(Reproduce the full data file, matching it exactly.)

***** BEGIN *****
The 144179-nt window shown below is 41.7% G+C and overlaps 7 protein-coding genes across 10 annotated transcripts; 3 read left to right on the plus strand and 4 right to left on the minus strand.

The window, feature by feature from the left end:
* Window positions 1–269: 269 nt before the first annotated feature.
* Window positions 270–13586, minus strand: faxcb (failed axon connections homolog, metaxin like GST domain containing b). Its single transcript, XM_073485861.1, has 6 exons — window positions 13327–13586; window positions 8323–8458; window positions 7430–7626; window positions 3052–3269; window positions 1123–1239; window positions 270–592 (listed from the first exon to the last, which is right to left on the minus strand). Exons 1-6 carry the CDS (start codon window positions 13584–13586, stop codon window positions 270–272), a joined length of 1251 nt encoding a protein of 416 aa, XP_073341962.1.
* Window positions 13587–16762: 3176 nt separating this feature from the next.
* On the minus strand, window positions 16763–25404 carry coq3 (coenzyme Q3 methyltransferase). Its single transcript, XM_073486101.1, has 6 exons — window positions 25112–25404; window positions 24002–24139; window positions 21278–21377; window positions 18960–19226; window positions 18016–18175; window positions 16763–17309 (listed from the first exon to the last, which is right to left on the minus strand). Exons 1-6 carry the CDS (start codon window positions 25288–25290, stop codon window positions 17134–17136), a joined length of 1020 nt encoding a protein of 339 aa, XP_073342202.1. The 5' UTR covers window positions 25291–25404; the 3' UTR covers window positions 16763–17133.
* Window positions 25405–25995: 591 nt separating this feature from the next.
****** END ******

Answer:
The 144179-nt window shown below is 41.7% G+C and overlaps 7 protein-coding genes across 10 annotated transcripts; 3 read left to right on the plus strand and 4 right to left on the minus strand.

The window, feature by feature from the left end:
* Window positions 1–269: 269 nt before the first annotated feature.
* Window positions 270–13586, minus strand: faxcb (failed axon connections homolog, metaxin like GST domain containing b). Its single transcript, XM_073485861.1, has 6 exons — window positions 13327–13586; window positions 8323–8458; window positions 7430–7626; window positions 3052–3269; window positions 1123–1239; window positions 270–592 (listed from the first exon to the last, which is right to left on the minus strand). Exons 1-6 carry the CDS (start codon window positions 13584–13586, stop codon window positions 270–272), a joined length of 1251 nt encoding a protein of 416 aa, XP_073341962.1.
* Window positions 13587–16762: 3176 nt separating this feature from the next.
* On the minus strand, window positions 16763–25404 carry coq3 (coenzyme Q3 methyltransferase). Its single transcript, XM_073486101.1, has 6 exons — window positions 25112–25404; window positions 24002–24139; window positions 21278–21377; window positions 18960–19226; window positions 18016–18175; window positions 16763–17309 (listed from the first exon to the last, which is right to left on the minus strand). Exons 1-6 carry the CDS (start codon window positions 25288–25290, stop codon window positions 17134–17136), a joined length of 1020 nt encoding a protein of 339 aa, XP_073342202.1. The 5' UTR covers window positions 25291–25404; the 3' UTR covers window positions 16763–17133.
* Window positions 25405–25995: 591 nt separating this feature from the next.